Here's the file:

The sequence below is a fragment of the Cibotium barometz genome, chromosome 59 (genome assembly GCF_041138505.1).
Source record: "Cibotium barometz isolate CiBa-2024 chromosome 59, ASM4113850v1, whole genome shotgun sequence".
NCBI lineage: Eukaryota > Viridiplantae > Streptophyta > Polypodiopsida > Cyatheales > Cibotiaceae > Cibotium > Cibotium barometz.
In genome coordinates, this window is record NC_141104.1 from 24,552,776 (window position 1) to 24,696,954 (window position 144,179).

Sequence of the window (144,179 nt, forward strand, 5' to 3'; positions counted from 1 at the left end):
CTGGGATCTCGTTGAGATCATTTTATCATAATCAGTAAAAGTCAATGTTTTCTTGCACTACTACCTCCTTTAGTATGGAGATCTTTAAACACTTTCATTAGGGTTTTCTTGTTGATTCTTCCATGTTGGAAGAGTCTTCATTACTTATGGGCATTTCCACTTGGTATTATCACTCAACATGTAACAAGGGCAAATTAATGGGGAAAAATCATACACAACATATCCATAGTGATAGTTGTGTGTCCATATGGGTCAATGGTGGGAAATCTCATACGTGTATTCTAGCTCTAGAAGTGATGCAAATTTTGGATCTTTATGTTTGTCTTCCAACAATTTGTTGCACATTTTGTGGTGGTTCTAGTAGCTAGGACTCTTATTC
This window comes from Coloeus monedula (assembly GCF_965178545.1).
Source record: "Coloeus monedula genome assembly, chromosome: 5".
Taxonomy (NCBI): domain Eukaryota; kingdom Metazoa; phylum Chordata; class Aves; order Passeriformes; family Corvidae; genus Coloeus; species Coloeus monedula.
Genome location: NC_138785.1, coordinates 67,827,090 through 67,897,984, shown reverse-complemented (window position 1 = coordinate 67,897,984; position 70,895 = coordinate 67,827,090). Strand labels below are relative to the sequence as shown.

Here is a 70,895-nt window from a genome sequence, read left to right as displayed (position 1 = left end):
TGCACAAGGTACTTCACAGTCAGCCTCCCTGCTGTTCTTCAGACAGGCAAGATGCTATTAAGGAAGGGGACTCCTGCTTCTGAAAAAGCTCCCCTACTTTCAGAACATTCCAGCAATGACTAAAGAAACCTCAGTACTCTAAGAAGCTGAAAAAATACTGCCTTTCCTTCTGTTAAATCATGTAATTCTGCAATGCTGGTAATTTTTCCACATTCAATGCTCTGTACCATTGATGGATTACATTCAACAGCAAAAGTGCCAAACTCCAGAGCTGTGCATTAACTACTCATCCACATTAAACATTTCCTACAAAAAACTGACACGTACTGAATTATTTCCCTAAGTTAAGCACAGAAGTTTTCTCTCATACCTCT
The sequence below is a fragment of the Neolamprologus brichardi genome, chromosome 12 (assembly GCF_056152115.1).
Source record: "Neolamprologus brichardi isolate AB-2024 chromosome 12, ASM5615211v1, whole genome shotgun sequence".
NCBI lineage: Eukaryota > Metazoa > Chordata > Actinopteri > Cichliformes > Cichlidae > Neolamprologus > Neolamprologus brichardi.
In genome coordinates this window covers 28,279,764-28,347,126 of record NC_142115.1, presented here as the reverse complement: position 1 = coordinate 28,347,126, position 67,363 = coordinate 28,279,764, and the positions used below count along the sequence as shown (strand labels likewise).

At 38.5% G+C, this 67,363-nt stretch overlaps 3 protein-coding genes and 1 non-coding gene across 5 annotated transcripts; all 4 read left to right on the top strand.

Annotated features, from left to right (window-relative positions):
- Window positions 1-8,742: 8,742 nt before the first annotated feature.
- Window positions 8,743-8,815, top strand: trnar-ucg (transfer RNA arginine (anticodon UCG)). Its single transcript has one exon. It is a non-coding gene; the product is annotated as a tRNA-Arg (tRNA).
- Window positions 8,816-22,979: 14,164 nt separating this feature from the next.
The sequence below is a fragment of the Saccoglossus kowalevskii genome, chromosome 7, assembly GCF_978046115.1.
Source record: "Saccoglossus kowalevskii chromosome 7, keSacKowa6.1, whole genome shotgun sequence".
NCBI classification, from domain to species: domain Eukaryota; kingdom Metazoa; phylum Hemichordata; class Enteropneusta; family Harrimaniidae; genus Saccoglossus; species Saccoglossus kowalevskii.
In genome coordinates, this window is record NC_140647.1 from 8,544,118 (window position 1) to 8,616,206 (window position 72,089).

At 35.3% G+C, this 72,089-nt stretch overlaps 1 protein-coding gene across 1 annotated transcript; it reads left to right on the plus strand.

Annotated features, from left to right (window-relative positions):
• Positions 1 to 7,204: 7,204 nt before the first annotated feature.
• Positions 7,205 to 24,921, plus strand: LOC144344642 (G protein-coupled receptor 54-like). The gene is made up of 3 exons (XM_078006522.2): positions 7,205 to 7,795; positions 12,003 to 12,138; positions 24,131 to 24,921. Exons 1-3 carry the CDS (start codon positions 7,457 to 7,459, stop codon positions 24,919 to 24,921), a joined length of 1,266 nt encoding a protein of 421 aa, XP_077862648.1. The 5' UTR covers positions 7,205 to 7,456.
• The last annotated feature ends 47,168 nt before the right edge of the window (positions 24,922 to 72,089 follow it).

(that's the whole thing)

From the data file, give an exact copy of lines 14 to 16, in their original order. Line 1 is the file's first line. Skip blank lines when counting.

Source record: "Neolamprologus brichardi isolate AB-2024 chromosome 12, ASM5615211v1, whole genome shotgun sequence".
NCBI lineage: Eukaryota > Metazoa > Chordata > Actinopteri > Cichliformes > Cichlidae > Neolamprologus > Neolamprologus brichardi.
In genome coordinates this window covers 28,279,764-28,347,126 of record NC_142115.1, presented here as the reverse complement: position 1 = coordinate 28,347,126, position 67,363 = coordinate 28,279,764, and the positions used below count along the sequence as shown (strand labels likewise).